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Washington Co. jobless rate hits 9.9%

April 03, 2009|By MARLO BARNHART

WASHINGTON COUNTY -- Washington County's unemployment rate hit 9.9 percent in February, higher than both the state and national rates for that month.

Washington County's jobless rate rose from 9.1 percent in January, according to the latest figures from the Maryland Department of Labor, Licensing and Regulation.

In February of 2008, the county's unemployment rate was 5.3 percent.

The Maryland jobless rate in February was 6.7 percent, up from 6.2 percent in January, according to the Maryland department.

The U.S. unemployment rate rose to 8.1 percent in February, up from 7.6 percent in January, according to the United States Department of Labor, Bureau of Labor Statistics at www.bls.gov/cps.

While there were no major company layoffs reported in February, the "domino effect" was starting to take its toll on smaller companies whose livelihoods are closely linked to larger employers, said Suzette Snyder, Western Maryland Labor Exchange administrator.

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As people tighten their belts, other industries are feeling the pinch, especially those in service categories.

"I talked with two hairdressers recently who told me people are still coming in, but not as often," Snyder said.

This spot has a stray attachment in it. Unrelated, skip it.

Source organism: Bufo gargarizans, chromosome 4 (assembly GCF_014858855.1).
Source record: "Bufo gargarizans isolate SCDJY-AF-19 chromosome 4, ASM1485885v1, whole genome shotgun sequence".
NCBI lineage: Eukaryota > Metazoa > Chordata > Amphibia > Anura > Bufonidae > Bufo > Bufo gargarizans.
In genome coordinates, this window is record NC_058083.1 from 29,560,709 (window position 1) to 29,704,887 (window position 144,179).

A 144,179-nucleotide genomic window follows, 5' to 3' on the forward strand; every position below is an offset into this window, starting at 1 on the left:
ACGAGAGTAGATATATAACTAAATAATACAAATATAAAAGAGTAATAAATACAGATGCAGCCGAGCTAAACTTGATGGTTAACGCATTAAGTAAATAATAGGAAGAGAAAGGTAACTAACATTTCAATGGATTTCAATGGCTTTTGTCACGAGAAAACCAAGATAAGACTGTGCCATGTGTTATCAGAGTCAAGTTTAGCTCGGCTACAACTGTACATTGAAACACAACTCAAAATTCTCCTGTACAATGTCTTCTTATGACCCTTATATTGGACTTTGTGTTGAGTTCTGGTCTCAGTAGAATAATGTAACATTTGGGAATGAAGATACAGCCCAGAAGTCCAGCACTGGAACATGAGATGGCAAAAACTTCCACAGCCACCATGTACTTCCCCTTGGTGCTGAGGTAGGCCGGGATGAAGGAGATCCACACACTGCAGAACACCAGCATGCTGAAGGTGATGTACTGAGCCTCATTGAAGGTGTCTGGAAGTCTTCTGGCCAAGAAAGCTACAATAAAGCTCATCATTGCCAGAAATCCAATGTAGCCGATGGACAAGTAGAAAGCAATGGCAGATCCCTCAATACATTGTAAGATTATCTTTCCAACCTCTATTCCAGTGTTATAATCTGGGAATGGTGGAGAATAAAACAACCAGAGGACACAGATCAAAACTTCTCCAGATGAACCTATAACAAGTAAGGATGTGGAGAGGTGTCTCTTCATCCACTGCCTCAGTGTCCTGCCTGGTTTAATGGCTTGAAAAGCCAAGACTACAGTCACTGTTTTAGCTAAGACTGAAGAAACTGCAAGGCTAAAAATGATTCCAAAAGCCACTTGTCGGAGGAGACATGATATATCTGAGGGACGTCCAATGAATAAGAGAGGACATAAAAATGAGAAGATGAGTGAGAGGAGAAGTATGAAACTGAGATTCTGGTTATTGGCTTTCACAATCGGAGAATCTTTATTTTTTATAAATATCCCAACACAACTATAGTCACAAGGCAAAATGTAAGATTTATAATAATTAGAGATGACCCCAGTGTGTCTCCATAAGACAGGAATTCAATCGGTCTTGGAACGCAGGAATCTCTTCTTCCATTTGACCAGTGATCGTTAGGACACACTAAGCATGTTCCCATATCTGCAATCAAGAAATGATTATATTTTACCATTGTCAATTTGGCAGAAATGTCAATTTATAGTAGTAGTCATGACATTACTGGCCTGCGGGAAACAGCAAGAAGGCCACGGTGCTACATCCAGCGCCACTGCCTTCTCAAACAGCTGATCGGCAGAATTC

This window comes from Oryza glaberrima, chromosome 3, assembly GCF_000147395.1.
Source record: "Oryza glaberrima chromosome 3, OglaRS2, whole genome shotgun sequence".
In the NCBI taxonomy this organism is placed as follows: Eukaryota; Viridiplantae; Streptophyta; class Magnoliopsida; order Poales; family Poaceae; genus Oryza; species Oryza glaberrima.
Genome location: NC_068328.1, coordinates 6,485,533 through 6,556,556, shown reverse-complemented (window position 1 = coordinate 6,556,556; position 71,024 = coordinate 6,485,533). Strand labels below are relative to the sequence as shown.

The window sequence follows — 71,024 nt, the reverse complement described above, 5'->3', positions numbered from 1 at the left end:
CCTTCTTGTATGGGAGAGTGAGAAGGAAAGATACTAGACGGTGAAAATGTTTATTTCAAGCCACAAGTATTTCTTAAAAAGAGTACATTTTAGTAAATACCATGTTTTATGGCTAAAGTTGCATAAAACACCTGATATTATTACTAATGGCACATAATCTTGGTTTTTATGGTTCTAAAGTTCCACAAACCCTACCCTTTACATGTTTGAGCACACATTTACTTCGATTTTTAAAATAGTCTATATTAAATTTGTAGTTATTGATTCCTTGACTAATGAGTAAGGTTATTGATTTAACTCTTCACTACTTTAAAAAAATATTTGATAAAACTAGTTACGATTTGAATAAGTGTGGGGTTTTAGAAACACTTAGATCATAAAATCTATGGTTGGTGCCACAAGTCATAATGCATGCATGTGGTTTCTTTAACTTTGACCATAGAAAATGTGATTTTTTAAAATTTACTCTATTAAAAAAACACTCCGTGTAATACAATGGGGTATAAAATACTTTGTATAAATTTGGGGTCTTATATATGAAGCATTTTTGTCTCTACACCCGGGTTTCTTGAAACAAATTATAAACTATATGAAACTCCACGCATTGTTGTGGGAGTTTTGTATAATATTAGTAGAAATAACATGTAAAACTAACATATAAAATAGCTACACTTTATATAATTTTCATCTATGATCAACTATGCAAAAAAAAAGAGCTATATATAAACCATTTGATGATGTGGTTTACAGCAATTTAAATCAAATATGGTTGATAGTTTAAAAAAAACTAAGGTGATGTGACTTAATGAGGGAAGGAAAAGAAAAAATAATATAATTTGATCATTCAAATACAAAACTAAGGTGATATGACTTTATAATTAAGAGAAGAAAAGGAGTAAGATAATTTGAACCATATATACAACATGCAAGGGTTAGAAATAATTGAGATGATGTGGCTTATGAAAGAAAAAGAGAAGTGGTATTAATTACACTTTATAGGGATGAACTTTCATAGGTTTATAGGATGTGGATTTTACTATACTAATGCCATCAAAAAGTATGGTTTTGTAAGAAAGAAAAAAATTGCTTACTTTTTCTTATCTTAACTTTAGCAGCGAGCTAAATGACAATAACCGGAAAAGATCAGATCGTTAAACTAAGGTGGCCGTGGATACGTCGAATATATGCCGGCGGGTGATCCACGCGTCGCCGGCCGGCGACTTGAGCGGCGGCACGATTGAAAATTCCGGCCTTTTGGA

During February, Snyder had no requests from any employers in Washington, Allegany or Garrett counties for visits tied to layoffs, which she said she took as a good sign.

Some employers are still laying off and others aren't expanding, which is having an effect on job hopefuls seeking work through temp agencies, Snyder said.

More than 6,755 Washington County residents were unemployed in February out of a labor force of about 61,175 according to the state department.

Snyder said the numbers were affected because residents were collecting unemployment benefits longer due to extensions passed by Congress late last year.

Unemployment insurance recipients were notified in mid-December they were eligible for a seven-week extension, for a total of 20 weeks of emergency unemployment compensation on top of the normal 26 weeks of benefits, according to the state labor department.

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